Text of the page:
Putin and Erdogan give positive assessment to joint efforts in Astana processWorld October 21, 3:03
Privileges to certain languages in Ukraine’s education law to worsen situation — diplomatRussian Politics & Diplomacy October 20, 21:46
International balance of forces in Syria after Raqqa’s liberation unclear yet — expertMilitary & Defense October 20, 21:05
Russia to resume import of aubergines, pomegranates from Turkey since October 30Business & Economy October 20, 20:18
International station to orbit Moon at 70,000 km distance from EarthScience & Space October 20, 20:09
US indulging in lies to have UN-OPCW mission’s mandate extended — Foreign MinistryRussian Politics & Diplomacy October 20, 19:31
This week in photos: Diplomatic kiss, Paddington's dance and French bank in flamesSociety & Culture October 20, 17:46
Scientific team unlocks secret to supercaps’ vast capacity as ‘the battery of the future’Science & Space October 20, 17:40
Russian economy’s losses from cyber threats may surge fourfold in two yearsBusiness & Economy October 20, 16:52
MOSCOW, January 15. /ITAR-TASS/. No progress has been made in investigating the case of secret CIA prisons in Poland and Lithuania, says the Russian Foreign Ministry's report on 2013 human rights situation in the EU.
Moreover, the ministry says, the report released in June 2013 by Amnesty International “expressed concern over grave political pressures on the investigation” in Poland, a problem also highlighted by the Council of Europe’s Commissioner for Human Rights, Nils Muinieks. Besides, Poland’s Prosecutor-General refused to provide the European Court of Human Rights with investigation materials, the ministry adds.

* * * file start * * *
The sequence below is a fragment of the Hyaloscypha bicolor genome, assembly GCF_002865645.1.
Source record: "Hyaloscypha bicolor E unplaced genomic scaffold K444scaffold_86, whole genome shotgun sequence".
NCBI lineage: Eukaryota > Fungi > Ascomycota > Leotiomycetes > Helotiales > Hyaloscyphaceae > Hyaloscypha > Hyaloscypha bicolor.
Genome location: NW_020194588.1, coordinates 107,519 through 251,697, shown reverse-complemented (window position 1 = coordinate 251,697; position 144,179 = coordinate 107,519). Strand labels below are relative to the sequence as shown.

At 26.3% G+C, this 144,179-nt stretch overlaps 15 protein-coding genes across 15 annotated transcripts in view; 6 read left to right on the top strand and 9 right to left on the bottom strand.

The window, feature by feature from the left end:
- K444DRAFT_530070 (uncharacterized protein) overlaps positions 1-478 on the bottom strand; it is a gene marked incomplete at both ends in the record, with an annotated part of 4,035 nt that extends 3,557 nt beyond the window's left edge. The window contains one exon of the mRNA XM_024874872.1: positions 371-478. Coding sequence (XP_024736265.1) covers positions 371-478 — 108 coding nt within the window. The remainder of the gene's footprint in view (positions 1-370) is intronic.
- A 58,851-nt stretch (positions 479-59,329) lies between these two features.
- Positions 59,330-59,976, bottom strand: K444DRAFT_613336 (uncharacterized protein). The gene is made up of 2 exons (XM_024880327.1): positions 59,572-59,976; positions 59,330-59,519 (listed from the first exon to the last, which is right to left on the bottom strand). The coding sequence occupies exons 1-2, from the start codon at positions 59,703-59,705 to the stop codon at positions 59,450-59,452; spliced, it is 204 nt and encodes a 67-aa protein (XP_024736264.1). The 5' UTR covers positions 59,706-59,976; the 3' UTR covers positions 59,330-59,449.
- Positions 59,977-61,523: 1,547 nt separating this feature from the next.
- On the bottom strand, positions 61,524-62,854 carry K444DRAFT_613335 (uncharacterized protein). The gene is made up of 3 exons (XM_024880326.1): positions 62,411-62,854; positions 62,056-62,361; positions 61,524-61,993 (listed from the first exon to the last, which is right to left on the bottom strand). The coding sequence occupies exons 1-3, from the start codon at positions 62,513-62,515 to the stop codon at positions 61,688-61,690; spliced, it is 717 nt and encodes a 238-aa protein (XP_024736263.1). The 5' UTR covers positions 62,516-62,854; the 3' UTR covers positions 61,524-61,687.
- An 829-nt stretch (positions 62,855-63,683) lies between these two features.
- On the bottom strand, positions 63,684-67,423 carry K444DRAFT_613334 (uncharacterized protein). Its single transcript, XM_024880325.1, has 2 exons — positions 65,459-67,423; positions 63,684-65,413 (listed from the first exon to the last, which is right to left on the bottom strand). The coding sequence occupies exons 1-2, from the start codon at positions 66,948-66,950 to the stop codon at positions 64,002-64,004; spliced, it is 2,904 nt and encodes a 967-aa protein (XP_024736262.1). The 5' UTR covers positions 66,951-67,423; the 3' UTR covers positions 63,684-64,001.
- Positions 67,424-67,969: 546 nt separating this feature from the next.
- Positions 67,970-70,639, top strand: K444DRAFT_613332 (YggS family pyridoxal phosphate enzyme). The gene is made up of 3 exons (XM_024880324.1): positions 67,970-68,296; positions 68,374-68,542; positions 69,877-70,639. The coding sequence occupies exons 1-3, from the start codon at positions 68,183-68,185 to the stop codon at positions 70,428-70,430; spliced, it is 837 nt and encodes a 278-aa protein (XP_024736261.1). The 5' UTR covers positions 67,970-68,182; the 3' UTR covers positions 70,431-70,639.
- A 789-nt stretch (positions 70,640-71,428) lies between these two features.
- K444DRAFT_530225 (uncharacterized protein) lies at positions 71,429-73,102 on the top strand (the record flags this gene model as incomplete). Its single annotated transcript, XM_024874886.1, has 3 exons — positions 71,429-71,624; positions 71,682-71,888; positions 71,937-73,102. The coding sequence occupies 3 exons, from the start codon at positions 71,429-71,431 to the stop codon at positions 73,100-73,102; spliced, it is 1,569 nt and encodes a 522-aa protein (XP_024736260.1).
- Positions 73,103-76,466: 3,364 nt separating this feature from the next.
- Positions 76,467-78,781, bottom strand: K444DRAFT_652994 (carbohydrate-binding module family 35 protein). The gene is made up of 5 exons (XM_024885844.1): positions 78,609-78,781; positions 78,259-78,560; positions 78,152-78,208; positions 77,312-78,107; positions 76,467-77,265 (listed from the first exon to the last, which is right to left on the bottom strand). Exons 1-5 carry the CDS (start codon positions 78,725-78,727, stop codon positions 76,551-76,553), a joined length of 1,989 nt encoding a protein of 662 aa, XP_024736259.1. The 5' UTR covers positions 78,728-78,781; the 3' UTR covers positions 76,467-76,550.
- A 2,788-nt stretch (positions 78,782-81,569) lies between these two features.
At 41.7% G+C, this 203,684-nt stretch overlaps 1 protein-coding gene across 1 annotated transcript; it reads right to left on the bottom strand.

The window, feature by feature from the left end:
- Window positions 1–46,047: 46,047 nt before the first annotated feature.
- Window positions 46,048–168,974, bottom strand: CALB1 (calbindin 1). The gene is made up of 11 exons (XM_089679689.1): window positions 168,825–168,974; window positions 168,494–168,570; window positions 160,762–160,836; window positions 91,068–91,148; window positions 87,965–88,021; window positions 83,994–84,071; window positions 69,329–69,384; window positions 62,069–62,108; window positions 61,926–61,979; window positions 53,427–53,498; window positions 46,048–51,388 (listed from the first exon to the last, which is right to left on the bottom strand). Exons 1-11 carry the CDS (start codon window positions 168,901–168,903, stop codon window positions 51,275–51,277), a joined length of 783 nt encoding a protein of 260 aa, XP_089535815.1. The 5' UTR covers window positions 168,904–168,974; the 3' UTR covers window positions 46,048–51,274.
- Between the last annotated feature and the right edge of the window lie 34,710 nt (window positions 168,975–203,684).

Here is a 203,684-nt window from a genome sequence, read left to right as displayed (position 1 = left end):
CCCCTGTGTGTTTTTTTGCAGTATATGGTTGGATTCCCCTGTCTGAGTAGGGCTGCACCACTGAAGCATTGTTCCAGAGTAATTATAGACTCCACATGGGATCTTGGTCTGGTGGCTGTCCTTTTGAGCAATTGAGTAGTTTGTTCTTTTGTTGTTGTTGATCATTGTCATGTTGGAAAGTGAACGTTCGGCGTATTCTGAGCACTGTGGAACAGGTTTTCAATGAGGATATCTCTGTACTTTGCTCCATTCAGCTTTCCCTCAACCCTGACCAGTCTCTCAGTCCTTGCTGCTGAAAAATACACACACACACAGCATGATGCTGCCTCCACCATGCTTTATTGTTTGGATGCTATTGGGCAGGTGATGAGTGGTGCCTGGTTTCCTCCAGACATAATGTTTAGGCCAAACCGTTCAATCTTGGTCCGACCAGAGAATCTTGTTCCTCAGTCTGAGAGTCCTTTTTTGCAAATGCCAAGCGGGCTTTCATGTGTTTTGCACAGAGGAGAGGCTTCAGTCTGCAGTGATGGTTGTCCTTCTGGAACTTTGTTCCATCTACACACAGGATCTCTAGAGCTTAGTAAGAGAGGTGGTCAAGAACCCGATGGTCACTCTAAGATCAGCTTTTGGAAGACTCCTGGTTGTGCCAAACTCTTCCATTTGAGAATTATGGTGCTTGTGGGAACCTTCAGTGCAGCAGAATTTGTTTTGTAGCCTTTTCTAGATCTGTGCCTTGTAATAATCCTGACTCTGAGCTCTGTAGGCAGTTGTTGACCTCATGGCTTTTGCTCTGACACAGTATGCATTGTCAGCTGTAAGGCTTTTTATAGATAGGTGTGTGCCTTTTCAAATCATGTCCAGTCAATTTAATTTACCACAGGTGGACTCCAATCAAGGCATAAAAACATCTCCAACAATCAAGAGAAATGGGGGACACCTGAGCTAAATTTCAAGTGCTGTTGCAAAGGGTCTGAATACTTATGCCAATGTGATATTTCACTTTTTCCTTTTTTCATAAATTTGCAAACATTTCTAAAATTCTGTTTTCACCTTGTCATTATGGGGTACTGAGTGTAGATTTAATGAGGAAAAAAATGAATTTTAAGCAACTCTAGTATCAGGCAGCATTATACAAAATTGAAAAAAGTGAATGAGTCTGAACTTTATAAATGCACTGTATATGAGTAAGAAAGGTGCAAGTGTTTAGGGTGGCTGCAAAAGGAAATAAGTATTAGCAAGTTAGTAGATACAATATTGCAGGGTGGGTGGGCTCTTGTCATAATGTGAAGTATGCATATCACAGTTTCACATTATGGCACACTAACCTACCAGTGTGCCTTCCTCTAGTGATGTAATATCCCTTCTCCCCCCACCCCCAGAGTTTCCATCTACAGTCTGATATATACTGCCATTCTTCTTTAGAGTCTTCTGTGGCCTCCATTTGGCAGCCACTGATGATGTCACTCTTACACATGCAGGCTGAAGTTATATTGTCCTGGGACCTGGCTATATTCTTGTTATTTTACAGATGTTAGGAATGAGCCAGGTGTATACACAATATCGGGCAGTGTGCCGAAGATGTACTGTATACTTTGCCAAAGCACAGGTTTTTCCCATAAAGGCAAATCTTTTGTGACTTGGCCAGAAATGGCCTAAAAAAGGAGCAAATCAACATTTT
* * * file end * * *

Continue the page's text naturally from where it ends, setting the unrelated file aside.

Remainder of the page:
Neither was the case completed in Lithuania, where the authorities persist in their unwillingness to resume the probe, explaining their position with “the absence of new circumstances in the case and U.S. refusal to provide necessary information”.
Meanwhile, the Central Criminal Investigation Department in Portugal renewed the case of secret CIA flights transporting terrorism suspects through the country, the ministry notes. The decision followed that month’s release of the international NGO Open Society Foundations called Globalizing Torture. The report listed Portugal among the 54 countries that provided their territories for transportation of suspects to U.S. secret prisons, “where they were held in legal vacuum and tortured”. According to the report, over 2001-2006 planes allegedly linked to the CIA made stopovers in Portugal about 115 times.